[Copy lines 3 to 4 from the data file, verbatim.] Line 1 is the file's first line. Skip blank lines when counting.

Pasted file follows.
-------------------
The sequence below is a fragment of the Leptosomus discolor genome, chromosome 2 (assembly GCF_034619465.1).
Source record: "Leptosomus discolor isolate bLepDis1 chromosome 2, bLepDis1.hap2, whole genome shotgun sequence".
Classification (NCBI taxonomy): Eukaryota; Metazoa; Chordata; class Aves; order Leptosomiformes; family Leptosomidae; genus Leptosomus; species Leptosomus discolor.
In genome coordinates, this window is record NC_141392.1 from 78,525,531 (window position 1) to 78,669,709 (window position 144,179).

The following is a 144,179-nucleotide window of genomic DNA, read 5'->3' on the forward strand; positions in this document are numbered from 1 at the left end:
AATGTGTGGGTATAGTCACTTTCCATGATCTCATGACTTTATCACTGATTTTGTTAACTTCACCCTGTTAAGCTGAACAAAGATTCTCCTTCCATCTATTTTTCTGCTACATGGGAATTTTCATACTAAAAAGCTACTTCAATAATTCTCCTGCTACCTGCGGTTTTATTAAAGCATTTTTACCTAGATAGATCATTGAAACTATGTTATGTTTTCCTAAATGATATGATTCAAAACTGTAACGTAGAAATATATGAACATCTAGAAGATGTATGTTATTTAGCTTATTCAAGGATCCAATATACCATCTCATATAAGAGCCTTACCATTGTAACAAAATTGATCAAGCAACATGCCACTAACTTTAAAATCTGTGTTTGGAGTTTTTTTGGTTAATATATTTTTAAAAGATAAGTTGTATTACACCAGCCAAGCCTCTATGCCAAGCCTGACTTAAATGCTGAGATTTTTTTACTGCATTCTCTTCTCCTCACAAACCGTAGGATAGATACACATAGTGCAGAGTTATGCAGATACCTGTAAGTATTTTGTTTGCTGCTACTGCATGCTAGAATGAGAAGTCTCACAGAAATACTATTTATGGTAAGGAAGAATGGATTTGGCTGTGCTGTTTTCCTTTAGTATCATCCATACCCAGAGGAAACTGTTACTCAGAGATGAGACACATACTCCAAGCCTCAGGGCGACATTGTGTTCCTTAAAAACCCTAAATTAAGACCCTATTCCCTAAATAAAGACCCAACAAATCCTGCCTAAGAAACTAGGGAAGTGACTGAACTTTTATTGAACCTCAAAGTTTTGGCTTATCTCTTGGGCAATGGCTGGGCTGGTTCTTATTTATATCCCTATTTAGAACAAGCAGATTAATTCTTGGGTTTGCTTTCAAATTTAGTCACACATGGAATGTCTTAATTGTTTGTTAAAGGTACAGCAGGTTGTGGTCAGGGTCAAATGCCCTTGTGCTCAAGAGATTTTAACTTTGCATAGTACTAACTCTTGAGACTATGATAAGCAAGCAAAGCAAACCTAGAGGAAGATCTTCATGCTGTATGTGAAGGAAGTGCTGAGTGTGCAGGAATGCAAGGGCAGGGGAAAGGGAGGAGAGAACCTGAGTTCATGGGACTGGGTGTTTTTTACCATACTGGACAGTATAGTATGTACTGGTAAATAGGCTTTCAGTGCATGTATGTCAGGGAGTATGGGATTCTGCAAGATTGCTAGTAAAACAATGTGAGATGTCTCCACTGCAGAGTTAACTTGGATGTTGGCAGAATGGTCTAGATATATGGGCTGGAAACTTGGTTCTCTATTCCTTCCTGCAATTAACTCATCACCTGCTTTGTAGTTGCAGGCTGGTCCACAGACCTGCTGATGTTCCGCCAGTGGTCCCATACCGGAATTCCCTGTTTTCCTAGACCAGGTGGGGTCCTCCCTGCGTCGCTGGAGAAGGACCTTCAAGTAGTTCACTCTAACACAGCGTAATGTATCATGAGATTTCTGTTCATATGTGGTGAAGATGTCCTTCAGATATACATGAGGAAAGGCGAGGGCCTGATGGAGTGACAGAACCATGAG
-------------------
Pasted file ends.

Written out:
Classification (NCBI taxonomy): Eukaryota; Metazoa; Chordata; class Aves; order Leptosomiformes; family Leptosomidae; genus Leptosomus; species Leptosomus discolor.
In genome coordinates, this window is record NC_141392.1 from 78,525,531 (window position 1) to 78,669,709 (window position 144,179).